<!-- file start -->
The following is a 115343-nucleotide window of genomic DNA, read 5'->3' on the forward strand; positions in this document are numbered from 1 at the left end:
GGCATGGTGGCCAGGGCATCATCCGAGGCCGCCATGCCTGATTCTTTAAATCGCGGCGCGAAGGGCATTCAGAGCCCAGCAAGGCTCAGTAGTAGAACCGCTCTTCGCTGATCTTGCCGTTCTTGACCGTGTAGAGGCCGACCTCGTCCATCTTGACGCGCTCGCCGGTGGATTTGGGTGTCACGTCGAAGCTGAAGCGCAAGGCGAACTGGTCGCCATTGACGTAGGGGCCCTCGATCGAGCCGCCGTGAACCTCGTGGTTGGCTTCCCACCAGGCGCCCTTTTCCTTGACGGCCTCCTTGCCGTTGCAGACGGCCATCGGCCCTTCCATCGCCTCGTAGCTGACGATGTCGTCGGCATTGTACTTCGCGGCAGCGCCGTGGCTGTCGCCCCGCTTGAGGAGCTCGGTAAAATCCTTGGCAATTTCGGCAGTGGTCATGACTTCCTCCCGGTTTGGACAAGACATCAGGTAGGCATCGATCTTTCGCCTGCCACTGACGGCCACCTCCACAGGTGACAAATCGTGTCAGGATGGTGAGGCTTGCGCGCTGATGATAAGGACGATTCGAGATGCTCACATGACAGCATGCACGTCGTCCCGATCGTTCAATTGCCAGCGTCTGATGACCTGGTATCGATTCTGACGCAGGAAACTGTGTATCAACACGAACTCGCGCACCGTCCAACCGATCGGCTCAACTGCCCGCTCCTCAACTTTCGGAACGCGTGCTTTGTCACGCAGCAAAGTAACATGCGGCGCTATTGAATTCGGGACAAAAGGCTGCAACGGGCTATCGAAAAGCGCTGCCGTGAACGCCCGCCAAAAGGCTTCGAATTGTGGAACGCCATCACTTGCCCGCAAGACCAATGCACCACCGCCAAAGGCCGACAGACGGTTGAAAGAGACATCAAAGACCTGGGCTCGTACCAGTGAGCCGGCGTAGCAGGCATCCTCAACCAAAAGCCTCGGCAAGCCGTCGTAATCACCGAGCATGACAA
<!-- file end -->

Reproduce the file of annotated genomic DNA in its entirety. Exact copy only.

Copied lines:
The following is a 115343-nucleotide window of genomic DNA, read 5'->3' on the forward strand; positions in this document are numbered from 1 at the left end:
GGCATGGTGGCCAGGGCATCATCCGAGGCCGCCATGCCTGATTCTTTAAATCGCGGCGCGAAGGGCATTCAGAGCCCAGCAAGGCTCAGTAGTAGAACCGCTCTTCGCTGATCTTGCCGTTCTTGACCGTGTAGAGGCCGACCTCGTCCATCTTGACGCGCTCGCCGGTGGATTTGGGTGTCACGTCGAAGCTGAAGCGCAAGGCGAACTGGTCGCCATTGACGTAGGGGCCCTCGATCGAGCCGCCGTGAACCTCGTGGTTGGCTTCCCACCAGGCGCCCTTTTCCTTGACGGCCTCCTTGCCGTTGCAGACGGCCATCGGCCCTTCCATCGCCTCGTAGCTGACGATGTCGTCGGCATTGTACTTCGCGGCAGCGCCGTGGCTGTCGCCCCGCTTGAGGAGCTCGGTAAAATCCTTGGCAATTTCGGCAGTGGTCATGACTTCCTCCCGGTTTGGACAAGACATCAGGTAGGCATCGATCTTTCGCCTGCCACTGACGGCCACCTCCACAGGTGACAAATCGTGTCAGGATGGTGAGGCTTGCGCGCTGATGATAAGGACGATTCGAGATGCTCACATGACAGCATGCACGTCGTCCCGATCGTTCAATTGCCAGCGTCTGATGACCTGGTATCGATTCTGACGCAGGAAACTGTGTATCAACACGAACTCGCGCACCGTCCAACCGATCGGCTCAACTGCCCGCTCCTCAACTTTCGGAACGCGTGCTTTGTCACGCAGCAAAGTAACATGCGGCGCTATTGAATTCGGGACAAAAGGCTGCAACGGGCTATCGAAAAGCGCTGCCGTGAACGCCCGCCAAAAGGCTTCGAATTGTGGAACGCCATCACTTGCCCGCAAGACCAATGCACCACCGCCAAAGGCCGACAGACGGTTGAAAGAGACATCAAAGACCTGGGCTCGTACCAGTGAGCCGGCGTAGCAGGCATCCTCAACCAAAAGCCTCGGCAAGCCGTCGTAATCACCGAGCATGACAA